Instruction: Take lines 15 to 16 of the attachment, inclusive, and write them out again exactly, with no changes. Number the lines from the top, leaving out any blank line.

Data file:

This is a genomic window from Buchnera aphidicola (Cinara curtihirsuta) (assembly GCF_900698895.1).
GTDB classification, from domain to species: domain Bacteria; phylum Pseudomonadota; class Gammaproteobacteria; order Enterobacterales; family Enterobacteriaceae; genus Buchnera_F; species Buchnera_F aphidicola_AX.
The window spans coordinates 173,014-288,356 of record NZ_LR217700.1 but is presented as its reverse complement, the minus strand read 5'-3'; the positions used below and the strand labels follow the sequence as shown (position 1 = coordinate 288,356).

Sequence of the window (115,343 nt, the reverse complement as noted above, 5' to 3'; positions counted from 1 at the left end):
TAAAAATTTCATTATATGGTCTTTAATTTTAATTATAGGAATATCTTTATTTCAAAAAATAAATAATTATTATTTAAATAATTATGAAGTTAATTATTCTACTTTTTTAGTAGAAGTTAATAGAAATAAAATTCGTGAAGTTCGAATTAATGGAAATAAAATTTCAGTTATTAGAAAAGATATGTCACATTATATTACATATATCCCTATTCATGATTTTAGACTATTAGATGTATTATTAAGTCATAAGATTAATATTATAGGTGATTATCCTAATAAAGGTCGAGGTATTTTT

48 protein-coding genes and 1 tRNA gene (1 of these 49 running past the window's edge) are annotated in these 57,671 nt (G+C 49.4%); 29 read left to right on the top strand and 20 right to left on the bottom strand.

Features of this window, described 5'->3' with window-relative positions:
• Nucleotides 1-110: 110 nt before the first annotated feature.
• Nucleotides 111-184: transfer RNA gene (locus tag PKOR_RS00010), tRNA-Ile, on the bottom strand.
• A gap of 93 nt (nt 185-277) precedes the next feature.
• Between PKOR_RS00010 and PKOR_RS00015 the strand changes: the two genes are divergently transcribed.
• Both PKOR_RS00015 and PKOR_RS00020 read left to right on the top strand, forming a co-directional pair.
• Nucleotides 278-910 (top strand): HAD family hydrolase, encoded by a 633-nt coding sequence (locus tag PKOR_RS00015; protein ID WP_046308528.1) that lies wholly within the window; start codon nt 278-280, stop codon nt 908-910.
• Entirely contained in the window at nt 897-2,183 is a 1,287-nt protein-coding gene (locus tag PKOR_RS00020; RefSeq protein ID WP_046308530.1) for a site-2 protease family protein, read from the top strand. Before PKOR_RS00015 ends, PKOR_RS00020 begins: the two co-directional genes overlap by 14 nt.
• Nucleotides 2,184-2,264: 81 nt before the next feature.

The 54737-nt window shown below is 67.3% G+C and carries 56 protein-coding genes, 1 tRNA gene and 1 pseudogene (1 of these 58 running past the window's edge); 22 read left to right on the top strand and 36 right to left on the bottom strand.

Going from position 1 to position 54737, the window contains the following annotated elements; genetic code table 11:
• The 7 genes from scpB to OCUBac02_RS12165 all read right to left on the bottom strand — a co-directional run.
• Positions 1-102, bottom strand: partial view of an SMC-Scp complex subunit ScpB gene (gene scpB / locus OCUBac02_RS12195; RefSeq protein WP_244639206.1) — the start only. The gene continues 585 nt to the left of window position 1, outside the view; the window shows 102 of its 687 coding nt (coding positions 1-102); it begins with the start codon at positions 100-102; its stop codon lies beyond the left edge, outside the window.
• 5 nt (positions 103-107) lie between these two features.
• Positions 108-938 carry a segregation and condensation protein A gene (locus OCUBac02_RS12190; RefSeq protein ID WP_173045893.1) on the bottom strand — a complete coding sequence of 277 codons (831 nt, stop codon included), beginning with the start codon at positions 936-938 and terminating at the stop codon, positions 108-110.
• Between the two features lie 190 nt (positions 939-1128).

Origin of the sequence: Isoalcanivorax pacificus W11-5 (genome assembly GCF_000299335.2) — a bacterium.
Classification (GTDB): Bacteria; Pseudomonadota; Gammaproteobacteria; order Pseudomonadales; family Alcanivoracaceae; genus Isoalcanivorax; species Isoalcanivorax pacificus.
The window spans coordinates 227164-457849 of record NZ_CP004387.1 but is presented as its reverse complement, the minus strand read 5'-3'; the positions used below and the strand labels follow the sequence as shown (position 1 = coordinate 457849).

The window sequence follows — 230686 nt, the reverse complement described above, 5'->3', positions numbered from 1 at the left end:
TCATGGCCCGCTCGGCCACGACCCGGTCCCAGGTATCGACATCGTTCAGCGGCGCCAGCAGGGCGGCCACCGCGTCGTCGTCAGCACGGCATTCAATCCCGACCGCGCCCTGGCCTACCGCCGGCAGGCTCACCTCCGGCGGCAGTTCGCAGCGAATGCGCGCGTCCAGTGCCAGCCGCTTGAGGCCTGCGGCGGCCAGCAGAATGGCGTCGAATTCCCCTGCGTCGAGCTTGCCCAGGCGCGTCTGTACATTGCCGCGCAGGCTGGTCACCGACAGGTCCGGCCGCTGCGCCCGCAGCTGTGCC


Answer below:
• Nucleotides 2,184-2,264: 81 nt before the next feature.

The 54737-nt window shown below is 67.3% G+C and carries 56 protein-coding genes, 1 tRNA gene and 1 pseudogene (1 of these 58 running past the window's edge); 22 read left to right on the top strand and 36 right to left on the bottom strand.